It took many hours of negotiation during two videoconferences this week, but there is an agreement within the Eurogroup at last. It brings EUR 500 bn –about 4.2% of eurozone GDP- additional firepower to attenuate the immediate economic impact of the Covid-19 pandemic. To this end, three types of tools will be used. Firstly, the SURE programme[1] -a temporary European instrument to support national safety nets- will bring EUR 100 billion to the countries facing the greatest pressures. The European Investment Bank will create a pan-European shield to guarantee EUR 200 bn of lending, in particular to SMEs. This is very important because, given their size, SMEs have less diversified business models, both in terms of products and services, but also geographically. In addition, they represent two-thirds of private sector employment in Europe[2] and they play a key role in creating new jobs. Finally, a Pandemic Crisis Support has been established for an equivalent of 2% of members states’ GDP, i.e. close to EUR 240 bn. It will be available to all ESM members. Eurogroup President Centeno’s remark that “the average Euro Area Member State affected by the COVID-19 crisis should be able to identify expenditures directly or indirectly related to healthcare, cure and prevention amounting to 2% of GDP”[3] underlined the expectation that many ESM members will apply for these funds. This should avoid being stigmatised but, in doing so, it will, more importantly, enhance the macroeconomic impact. The conditionality attached had been a sticking point in the negotiations. In the end, the Eurogroup agreed on very soft conditions, the only requirement being that the credit line is used “to support domestic financing of direct and indirect healthcare, cure and prevention related costs due to the COVID 19”.

Edito du 10 avril 2020

 

Beyond these pandemic relief measures, there will also be a need for fiscal policy to spur growth, considering that the recovery post-lockdown will be very gradual and uneven: lockdowns will probably be lifted in stages, companies will wait for better visibility before starting to invest again whilst households, faced with a difficult labour market environment, will also remain rather cautious. A fiscal stimulus implies debt issuance and, eventually, the risk of higher bond yields and spreads versus Germany, although ECB QE and its Pandemic Emergence Purchase Programme should limit this effect. A jointly-financed initiative to boost growth is another way to address the potential impact on funding costs for countries which already have a high public debt compared to their GDP. However, while making considerable sense economically speaking, it is politically clearly difficult. Eurozone President Centeno mentioned that the next EU budget will be a key component of the EU’s post-lockdown strategy. However, one should not forget that, several weeks ago, an agreement could not be reached on the EU’s multiannual financial framework for the years 2021-2027, so adding a layer to significantly boost growth makes this even more challenging. In the end, there was agreement to continue the work on a Recovery Fund “which would turbo-charge the European investments that we will need to build a better, greener, more resilient and more digital economy.” However, the subtle phrase that some members are of the view the funding should come from common debt issuance whereas others push for alternative ways reminds us of the challenge of coming to an agreement.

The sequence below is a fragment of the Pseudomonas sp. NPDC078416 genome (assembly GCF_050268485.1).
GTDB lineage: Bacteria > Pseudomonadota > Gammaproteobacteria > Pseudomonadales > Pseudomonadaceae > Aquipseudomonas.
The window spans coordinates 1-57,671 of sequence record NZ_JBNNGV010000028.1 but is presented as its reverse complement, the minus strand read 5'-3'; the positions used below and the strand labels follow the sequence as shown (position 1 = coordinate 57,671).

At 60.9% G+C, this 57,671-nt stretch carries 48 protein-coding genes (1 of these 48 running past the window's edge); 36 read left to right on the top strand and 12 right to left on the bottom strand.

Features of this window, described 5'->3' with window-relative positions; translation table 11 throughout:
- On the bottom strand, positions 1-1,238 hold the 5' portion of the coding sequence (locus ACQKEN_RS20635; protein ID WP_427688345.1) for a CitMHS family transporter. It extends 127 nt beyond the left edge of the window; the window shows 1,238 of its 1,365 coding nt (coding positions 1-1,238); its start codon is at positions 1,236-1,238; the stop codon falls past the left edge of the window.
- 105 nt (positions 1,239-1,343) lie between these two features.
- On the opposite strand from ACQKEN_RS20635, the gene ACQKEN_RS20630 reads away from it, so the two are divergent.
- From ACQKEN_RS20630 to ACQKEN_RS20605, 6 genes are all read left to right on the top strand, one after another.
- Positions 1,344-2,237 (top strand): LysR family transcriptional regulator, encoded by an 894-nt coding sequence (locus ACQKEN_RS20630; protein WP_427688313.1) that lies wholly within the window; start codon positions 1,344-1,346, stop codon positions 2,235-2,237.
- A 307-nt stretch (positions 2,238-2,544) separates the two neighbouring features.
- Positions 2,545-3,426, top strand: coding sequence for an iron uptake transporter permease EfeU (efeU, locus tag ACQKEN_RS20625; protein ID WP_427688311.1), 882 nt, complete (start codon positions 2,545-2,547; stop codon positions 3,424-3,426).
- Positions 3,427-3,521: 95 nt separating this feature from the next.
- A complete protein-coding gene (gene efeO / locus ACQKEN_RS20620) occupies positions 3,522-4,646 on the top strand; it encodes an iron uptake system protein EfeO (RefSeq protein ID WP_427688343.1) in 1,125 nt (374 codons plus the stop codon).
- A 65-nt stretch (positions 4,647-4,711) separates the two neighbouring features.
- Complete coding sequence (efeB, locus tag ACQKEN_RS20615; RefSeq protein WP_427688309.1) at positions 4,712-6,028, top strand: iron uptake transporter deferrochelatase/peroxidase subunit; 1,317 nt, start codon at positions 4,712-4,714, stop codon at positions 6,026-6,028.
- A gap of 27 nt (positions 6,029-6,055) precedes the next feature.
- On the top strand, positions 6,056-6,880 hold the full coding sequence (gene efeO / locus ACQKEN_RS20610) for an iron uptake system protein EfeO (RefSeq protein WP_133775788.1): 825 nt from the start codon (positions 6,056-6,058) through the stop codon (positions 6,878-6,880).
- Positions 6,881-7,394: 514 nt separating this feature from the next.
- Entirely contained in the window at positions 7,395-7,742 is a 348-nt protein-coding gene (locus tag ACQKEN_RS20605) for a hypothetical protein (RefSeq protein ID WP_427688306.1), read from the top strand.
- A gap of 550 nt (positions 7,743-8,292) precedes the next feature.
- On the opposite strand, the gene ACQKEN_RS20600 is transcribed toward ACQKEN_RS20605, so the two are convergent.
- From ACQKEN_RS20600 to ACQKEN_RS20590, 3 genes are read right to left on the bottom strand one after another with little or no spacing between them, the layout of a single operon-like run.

[1] SURE is a new instrument proposed by the European Commission that will provide up to €100 billion in loans to countries. The loans will be based on guarantees provided by Member States. All Member States will be able to make use of this but it will be of particular importance to the hardest-hit. “SURE will support short-time work schemes and similar measures to help Member States protect jobs, employees and self-employed against the risk of dismissal and loss of income. Firms will be able to temporarily reduce the hours of employees or suspend work altogether, with income support provided by the State for the hours not worked. The self-employed will receive income replacement for the current emergency.” (source: European Commission press release, Coronavirus: the Commission mobilises all of its resources to protect lives and livelihoods, 2 April 2020

[2] Source : Eurostat

[3] Source for this and the remaining quotes: Council of the EU, Remarks by Mário Centeno following the Eurogroup videoconference of 9 April 2020